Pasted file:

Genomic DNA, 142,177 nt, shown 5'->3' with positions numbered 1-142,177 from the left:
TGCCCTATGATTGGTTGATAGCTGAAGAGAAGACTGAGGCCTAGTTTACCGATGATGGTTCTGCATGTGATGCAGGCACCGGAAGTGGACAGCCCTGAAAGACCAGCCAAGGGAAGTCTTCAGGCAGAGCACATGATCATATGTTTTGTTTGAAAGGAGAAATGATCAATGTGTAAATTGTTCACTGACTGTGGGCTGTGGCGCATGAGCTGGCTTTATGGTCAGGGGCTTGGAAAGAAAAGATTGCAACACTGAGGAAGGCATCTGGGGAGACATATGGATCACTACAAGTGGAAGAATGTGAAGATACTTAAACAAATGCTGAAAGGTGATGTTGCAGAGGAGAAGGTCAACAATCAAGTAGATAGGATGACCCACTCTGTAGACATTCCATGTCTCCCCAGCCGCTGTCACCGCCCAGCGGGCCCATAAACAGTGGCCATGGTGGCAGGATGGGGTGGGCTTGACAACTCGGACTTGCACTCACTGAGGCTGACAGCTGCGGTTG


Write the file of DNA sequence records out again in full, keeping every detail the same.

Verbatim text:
Genomic DNA, 142,177 nt, shown 5'->3' with positions numbered 1-142,177 from the left:
TGCCCTATGATTGGTTGATAGCTGAAGAGAAGACTGAGGCCTAGTTTACCGATGATGGTTCTGCATGTGATGCAGGCACCGGAAGTGGACAGCCCTGAAAGACCAGCCAAGGGAAGTCTTCAGGCAGAGCACATGATCATATGTTTTGTTTGAAAGGAGAAATGATCAATGTGTAAATTGTTCACTGACTGTGGGCTGTGGCGCATGAGCTGGCTTTATGGTCAGGGGCTTGGAAAGAAAAGATTGCAACACTGAGGAAGGCATCTGGGGAGACATATGGATCACTACAAGTGGAAGAATGTGAAGATACTTAAACAAATGCTGAAAGGTGATGTTGCAGAGGAGAAGGTCAACAATCAAGTAGATAGGATGACCCACTCTGTAGACATTCCATGTCTCCCCAGCCGCTGTCACCGCCCAGCGGGCCCATAAACAGTGGCCATGGTGGCAGGATGGGGTGGGCTTGACAACTCGGACTTGCACTCACTGAGGCTGACAGCTGCGGTTG